qualification are found in abundance. This is contrary to the ancient
rules and causes much trouble.
The Brahmacharin or the Celibate Student
The first stage, Brahmacharya, is the period of study and discipline.
The student should not indulge in any pleasures. He stays in the house
of his preceptor and studies the Vedas and the sciences. This is the
period of probation. The teachers in ancient India usually lived in
forest hermitages. These hermitages were the Gurukulas or forest
universities. The student begged his food. The children of the rich and
poor lived together. The student regarded his teacher as his spiritual
father and served him with faith, devotion and reverence.
The life of the student begins with the Upanayana ceremony, his
second birth. He must be hardy and simple in his habits. He rises early,
bathes and does Sandhya and Gayatri Japa. He studies scriptures. He
takes simple food in moderation and takes plenty of exercise. He sleeps
on a hard mat and does not use soft beds and pillows. He is humble and
obedient. He serves and respects elders. He attempts to be chaste in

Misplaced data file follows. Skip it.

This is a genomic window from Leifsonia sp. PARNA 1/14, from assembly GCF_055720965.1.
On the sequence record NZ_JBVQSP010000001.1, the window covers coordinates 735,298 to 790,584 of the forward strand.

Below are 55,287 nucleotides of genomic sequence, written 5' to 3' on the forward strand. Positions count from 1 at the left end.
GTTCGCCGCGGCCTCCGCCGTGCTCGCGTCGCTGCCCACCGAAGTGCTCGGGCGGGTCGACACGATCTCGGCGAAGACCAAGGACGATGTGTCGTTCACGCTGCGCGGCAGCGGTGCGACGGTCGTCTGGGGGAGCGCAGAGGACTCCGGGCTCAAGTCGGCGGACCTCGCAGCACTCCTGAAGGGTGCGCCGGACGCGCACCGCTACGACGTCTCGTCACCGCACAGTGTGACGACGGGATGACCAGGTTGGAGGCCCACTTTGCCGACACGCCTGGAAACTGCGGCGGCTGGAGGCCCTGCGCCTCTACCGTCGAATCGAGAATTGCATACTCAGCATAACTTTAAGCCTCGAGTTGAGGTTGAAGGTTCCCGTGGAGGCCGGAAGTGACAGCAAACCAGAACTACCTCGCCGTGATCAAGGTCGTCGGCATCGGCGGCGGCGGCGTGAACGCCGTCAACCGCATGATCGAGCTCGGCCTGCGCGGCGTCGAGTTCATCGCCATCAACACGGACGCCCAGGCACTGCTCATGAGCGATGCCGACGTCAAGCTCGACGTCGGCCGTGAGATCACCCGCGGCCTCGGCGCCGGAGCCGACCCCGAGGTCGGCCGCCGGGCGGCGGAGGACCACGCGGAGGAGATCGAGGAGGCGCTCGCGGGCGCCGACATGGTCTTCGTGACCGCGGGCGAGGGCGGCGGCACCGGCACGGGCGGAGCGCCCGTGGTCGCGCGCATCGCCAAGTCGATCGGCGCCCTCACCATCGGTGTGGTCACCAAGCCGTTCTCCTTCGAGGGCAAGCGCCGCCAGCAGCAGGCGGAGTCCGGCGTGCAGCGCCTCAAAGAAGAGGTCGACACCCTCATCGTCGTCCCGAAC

thought, word and deed.
He ever engages himself in doing services to his preceptor. He
refrains from wine, meat, perfumes, garlands, tasty and savoury dishes,
women, acids, spices and injury to sentient creatures; from lust, anger,
greed; dancing, singing and playing on musical instruments; from
dice-playing, gossip, slander and untruth. He sleeps alone.
After the end of his student career, he gives a present to his
preceptor according to his ability and returns home to enter the
household life. The preceptor gives the final instruction and sends the
student home. The teacher delivers a convocation address to the students
at the conclusion of their studentship:
“Speak the truth. Do your duty. Never swerve from the study of the
Veda. Do not cut off the line of progeny (after giving the preceptor the
fee he desires). Never swerve away from truth. Never swerve from duty.
Never neglect your welfare. Never neglect your prosperity. Never neglect
the study and the teaching of the Vedas.
“Never swerve from the duties to the gods and the forefathers. Regard
your mother as a god (Matridevo Bhava). Regard your father as a
god (Pitridevo Bhava). Regard your teacher as a god
(Acharyadevo Bhava). Regard your guest as god (Atithidevo Bhava).
Let only those actions that are free from blemishes be done and not
others. Only those that are good acts to us should be performed by you
and not others.
“You should remove the fatigue of Brahmanas who are superior to you
by serving them with seats, etc. Gift should be given with faith, in
plenty, with modesty and sympathy. If there be any doubt regarding rites
or conduct, then look up to the lives of great men and follow their
examples. This is the injunction. This is the teaching. This is the